Europe

Putin signs law banning expressions of LGBTQ identity in public

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Russian President Vladimir V. Putin stepped up his crackdown on LGBTQ people on Monday, when he signed new legislation that largely bans public expression of their identity in the country.

New law makes it illegal to spread ‘propaganda’ about ‘non-traditional sex’ in the media, advertising, films or on social networks. It had been passed in the Duma, the Russian parliament, by a vote of 397 to 0 on November 24.

Demonstrations of “Non-traditional relationships or preferences” will also be completely excluded from advertising and any outlets visible to minors. Dissemination to minors of any information “that causes children to want to change their sex” was also prohibited.

The law is likely to put new pressure on a community that has already been widely stigmatized in a country where authorities have made a crackdown on LGBTQ expression part of a larger fight to protect Russia from interference. western.

Mr. Putin has long chosen LGBTQ life as a Western intrusion into traditional Russian society and values, and Supporters of the new law have recently compared the fight against LGBTQ expression to Russia’s military actions in Ukraine, which they see as a larger civilizational clash between them and the West.

“We have our own path to development, we don’t need the European imposition of non-traditional relations,” said Nina Ostanina, chair of the Committee on Family, Women and Children, during parliamentary hearings on the legislation.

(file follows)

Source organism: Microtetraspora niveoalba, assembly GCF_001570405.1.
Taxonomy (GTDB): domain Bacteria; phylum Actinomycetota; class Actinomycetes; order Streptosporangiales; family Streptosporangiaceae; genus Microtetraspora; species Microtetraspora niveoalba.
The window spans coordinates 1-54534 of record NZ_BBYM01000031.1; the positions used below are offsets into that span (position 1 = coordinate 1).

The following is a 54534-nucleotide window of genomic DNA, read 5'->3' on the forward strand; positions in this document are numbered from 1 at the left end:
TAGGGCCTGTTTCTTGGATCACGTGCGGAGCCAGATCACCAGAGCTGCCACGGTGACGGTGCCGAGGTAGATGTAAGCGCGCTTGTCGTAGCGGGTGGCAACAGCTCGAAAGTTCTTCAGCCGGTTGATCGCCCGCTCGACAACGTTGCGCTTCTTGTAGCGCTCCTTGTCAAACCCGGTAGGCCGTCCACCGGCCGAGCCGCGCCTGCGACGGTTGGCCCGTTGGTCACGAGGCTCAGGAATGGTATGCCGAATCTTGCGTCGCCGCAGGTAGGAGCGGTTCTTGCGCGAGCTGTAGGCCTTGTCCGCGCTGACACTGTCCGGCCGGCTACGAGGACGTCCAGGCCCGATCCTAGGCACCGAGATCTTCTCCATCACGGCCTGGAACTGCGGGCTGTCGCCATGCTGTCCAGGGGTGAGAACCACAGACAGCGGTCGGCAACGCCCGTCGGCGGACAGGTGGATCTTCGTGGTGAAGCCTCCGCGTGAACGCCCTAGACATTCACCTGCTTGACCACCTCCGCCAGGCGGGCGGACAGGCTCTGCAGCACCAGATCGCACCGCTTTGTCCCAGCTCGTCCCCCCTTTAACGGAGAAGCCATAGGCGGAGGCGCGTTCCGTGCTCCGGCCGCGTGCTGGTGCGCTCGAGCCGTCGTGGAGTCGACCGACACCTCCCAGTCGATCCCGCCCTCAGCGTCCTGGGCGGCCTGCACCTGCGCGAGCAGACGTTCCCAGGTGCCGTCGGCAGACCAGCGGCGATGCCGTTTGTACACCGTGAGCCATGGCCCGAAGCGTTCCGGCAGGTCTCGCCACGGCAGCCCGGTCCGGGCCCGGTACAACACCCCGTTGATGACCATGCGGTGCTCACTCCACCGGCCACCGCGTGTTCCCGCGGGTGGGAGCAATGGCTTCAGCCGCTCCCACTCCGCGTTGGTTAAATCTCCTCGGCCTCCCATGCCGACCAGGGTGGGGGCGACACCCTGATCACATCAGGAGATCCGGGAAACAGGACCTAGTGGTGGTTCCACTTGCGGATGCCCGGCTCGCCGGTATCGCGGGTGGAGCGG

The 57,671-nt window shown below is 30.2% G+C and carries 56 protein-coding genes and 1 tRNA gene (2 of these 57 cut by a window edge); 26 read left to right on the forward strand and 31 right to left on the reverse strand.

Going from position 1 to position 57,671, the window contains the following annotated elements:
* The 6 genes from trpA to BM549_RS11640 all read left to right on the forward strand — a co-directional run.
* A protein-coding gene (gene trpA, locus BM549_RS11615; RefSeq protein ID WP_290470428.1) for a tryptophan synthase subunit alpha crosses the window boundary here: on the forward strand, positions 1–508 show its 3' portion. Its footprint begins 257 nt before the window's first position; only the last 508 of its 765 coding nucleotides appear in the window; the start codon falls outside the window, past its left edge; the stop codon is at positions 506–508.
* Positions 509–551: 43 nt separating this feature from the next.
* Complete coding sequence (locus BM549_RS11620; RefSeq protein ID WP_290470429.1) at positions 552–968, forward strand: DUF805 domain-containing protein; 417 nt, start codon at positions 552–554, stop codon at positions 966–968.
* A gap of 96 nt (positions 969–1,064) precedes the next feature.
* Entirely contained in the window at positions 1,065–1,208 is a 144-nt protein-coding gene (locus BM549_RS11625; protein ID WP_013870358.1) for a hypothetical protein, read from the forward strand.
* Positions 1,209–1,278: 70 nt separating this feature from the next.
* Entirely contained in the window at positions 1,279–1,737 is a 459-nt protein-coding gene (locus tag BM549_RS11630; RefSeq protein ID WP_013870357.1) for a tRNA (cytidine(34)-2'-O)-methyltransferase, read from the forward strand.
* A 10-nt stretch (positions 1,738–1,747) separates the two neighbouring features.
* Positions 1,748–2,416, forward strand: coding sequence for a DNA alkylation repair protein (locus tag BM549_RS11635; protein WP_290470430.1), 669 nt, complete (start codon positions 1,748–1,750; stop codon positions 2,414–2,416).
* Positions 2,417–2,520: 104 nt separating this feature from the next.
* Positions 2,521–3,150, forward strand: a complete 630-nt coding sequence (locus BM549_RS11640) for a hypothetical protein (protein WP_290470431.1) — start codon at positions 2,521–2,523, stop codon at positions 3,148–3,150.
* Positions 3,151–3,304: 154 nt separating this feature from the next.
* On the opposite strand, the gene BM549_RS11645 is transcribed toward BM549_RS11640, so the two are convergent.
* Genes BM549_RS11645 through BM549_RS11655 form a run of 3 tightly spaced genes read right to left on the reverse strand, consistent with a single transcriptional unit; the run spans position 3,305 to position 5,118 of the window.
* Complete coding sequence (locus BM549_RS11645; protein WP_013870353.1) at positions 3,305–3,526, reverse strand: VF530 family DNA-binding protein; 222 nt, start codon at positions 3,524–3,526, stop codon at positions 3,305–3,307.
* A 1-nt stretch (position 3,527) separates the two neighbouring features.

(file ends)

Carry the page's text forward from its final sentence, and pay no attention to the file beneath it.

Russia has banned “propaganda of non-traditional sex” to minors since 2013, with heavy fines or suspension of business activities for Russians, and deportation from the country for foreigners found guilty. The new law extends the ban on such propaganda to all adults.

Since 2013, just over 100 cases have ended up in court, according to an analysis by a Russian lawyer, Maksim Olenichev, but experts said its biggest impact was to brand the community as inappropriate, making it more invisible and subject to abuse. The new law is likely to drive the LGBTQ community further underground, opponents have said.

The new law also contains a ban on paedophilia propaganda, and leading independent news site Meduza said the combination ‘looks like an attempt to equate homosexuality and pedophilia’ .

“The banning of ‘LGBT propaganda’ is a big deal,” said Alena Popova, a human rights activist with the group Coming Out. “Now this vulnerable group is in an even more vulnerable position.”

It is unclear what the word “propaganda” means in the context of the law, but the 2013 law said it took the form of “dissemination of information aimed at the formation of non-traditional sexual attitudes among minors”. Imposing information about such relationships “that arouses interest in such relationships” also amounts to propaganda, according to the law, as does spreading “the distorted idea of ​​the social equivalence of traditional sexual relationships”. and non-traditional”.

Fines for “propaganda” non-traditional sexual relationships or preferences can reach around $6,400 for citizens and $80,000 for organizations.

Roskomnadzor, Russia’s powerful internet regulator, will monitor the internet to identify news and programs that are affected by the ban on LGBTQ “propaganda” and paedophilia, according to Russian news agency Tass.

The law also prohibits the issuance of a rental or streaming certificate for films whose material promotes non-traditional sexual relationships and preferences.

Even before the legislation was signed, Russians in the LGBTQ community feared that it might be more difficult for them to continue living in a country that stifles the expression of political and social opinions and personal identities that the Kremlin disapproves of.

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nytimes Eur

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